Working Safely During Coronavirus (Part 4)
Whilst many businesses prepare to reopen for the first time since restrictions were introduced at the start of the coronavirus pandemic, for DW Windsor it’s business as usual. As documented through our #MakeLifeWork blog series, DW Windsor has remained operational throughout COVID-19 thanks to the hard work and dedication of our staff. And whilst the virus has presented new challenges, a core team of employees has been working tirelessly to ensure the company can operate safely, both from home and as we migrate back to the office, protecting our staff and minimising the impact on customers.
For the final instalments in our #MakeLifeWork series, we’re highlighting the extraordinary efforts of our staff, who have kept DW Windsor operating under the most challenging of circumstances. Told through a set of five interviews, the series discusses DW Windsor’s response to coronavirus, the impact it has had on the lighting industry and lessons we have learned from the experience.
Today we’re talking to Chris, discussing the measures taken to ensure a safe working environment in our factory, allowing production to continue during COVID-19.
(This is part four of a five-part series, you can read the previous posts here, here and here)
How did coronavirus impact the factory at DW Windsor?
DW Windsor’s COVID Action Group did an amazing job in assessing the potential risks coronavirus posed to staff in our fabrication and assembly areas. As a manufacturing facility with orders to fulfil, reducing the impact of the virus on the business was important, but the health and safety of our workers always comes first.
Implementing social distancing measures and improving hygiene practices were key steps to getting the team back online. Fortunately, this was identified very early on and we were able to implement new procedures quickly which resulted in no downtime for the factory.
Chris Guacci, Assembly Manager
Chris has worked for DW Windsor for more than 20 years. He has spent the last four years as Assembly Manager, overseeing all aspects of the manufacturing process. Chris and his team define procedures and have overall responsibility for cost efficiency, quality and safety.
As a British manufacturing facility with orders to fulfil, reducing the impact coronavirus could have on our business was important, but the health and safety of our workers always comes first.
What measures were put in place to protect factory staff and visitors?
To safeguard our employees, we adapted our work patterns, splitting the workforce between two shifts, with a half-hour period between to allow staff to leave and arrive with no cross over. Staff were also assigned to fixed workstations and we added additional outdoor seating to support social distancing during breaks.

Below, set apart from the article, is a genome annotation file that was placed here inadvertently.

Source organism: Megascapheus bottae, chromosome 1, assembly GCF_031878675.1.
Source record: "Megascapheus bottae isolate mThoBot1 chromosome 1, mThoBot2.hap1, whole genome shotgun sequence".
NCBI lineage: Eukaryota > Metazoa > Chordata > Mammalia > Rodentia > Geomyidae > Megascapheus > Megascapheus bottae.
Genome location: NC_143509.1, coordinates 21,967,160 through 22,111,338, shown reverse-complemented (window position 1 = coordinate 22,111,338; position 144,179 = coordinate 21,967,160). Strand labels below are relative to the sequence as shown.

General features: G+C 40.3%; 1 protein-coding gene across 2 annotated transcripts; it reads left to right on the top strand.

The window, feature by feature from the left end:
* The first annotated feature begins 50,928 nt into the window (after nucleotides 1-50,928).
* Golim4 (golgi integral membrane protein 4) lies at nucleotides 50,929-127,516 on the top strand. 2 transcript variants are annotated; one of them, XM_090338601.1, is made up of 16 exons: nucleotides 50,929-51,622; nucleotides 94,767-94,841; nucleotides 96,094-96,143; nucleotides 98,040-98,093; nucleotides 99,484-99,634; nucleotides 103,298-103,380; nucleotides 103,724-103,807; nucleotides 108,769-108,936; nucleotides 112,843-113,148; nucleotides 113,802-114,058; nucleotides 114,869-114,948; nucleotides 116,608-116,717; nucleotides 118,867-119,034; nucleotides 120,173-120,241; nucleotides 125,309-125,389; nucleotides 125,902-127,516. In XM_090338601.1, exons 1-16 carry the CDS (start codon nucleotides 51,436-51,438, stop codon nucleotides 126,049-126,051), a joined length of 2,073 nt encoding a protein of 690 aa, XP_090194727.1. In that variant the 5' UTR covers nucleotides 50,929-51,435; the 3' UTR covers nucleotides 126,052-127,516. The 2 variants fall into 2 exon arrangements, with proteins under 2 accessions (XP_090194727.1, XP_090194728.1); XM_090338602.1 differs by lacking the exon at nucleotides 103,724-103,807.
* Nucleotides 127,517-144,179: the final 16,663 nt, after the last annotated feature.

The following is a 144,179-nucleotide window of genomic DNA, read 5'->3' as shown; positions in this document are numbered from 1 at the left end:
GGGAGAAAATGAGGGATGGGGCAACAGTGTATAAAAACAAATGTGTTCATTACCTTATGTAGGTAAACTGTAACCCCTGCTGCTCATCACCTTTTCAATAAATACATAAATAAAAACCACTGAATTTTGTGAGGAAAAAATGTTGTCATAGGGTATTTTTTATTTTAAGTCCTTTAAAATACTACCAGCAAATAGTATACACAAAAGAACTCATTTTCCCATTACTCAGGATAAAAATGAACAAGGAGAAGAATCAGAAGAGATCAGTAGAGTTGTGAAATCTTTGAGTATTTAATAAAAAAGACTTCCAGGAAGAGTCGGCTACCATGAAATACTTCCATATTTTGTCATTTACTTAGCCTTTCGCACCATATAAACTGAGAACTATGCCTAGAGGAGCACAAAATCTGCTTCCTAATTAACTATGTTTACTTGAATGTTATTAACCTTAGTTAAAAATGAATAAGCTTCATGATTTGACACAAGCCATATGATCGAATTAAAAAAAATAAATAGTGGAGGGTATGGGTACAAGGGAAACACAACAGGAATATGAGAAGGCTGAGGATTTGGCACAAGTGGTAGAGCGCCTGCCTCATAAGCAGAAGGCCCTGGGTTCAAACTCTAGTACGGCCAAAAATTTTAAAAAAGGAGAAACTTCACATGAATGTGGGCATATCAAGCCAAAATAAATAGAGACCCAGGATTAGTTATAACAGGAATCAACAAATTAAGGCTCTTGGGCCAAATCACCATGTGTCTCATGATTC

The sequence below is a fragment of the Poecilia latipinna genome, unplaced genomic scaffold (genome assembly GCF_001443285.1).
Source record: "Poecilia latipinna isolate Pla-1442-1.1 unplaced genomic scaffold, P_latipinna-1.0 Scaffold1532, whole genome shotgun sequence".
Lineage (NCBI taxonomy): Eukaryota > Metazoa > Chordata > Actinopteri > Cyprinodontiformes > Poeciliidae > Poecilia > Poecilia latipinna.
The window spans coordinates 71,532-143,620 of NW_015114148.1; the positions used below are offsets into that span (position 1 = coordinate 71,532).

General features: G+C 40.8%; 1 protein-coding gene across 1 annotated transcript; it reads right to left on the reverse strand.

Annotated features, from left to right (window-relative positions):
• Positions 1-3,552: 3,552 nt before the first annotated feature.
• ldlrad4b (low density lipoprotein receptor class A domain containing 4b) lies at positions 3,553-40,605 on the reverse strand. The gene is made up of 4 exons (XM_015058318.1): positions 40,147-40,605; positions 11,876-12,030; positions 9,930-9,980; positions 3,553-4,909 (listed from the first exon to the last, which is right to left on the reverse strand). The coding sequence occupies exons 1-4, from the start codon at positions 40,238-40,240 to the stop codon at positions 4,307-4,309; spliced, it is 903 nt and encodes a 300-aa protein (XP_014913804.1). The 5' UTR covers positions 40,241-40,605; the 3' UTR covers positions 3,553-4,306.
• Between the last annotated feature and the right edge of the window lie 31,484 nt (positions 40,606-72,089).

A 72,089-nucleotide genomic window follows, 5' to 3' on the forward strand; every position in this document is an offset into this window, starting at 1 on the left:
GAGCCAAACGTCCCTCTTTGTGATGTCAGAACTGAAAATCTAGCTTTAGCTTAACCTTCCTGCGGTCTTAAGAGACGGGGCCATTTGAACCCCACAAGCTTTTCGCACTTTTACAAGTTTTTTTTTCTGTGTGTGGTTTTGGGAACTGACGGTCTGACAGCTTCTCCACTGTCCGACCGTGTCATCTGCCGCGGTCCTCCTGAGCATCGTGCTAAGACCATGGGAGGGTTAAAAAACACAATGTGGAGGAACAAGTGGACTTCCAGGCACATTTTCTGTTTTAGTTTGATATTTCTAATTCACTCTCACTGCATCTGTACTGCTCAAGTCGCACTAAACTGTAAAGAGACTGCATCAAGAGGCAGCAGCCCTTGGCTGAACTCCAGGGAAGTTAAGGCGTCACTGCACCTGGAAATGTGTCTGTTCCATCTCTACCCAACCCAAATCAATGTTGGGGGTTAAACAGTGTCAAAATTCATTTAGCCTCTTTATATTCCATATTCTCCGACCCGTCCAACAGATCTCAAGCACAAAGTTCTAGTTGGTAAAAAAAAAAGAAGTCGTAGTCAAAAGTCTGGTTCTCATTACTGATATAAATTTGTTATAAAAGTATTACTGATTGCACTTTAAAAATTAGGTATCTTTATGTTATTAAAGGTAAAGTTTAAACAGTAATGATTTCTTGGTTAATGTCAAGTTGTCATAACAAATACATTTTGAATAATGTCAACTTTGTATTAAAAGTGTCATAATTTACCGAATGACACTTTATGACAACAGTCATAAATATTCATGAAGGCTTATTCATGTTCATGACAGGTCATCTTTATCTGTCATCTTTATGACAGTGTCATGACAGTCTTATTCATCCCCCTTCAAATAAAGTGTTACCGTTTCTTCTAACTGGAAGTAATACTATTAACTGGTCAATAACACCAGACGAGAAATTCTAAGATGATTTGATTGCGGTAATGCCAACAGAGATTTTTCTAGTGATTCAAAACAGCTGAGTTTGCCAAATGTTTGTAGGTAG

To minimise virus transmission between employees, cleaning stations were introduced, with all workers required to sanitise their hands before starting their shift. Equipment and surfaces were wiped down regularly, and where appropriate, staff were issued with their own tools.
As a factory, we have to manage daily deliveries and collections. To diminish cross-contamination of the site and risk to our staff, these were reduced down to essentials only and drivers were not allowed inside our buildings. Instead, we created facilities for them to use away from the main factory areas.
What impact will the pandemic have on future manufacturing at DW Windsor?
At DW Windsor, we’re proud members of the Made In Britain organisation, which means not only are our products designed and manufactured in the UK, but at least 80% of our value chain is also within Great Britain.
Over the past few months, we’ve invested in additional stock to support future projects and reduce lead times. We believe this puts us in a strong position to manage any future impact from coronavirus, allowing us to continue delivering products to our customers, both here and abroad.
The pandemic has also allowed us to examine some of our internal assembly procedures which will have a positive impact on future production, including the automation of certain repetitive tasks.
What is the greatest lesson you’ve learnt?
I’m very proud of our company's response to COVID-19 and in particular, how well the manufacturing team has adjusted to the changes despite the challenges faced. It shows just how quickly we can adapt when needed. Outside of work, lockdown has reminded me to enjoy the simple things in life, no matter how big or small.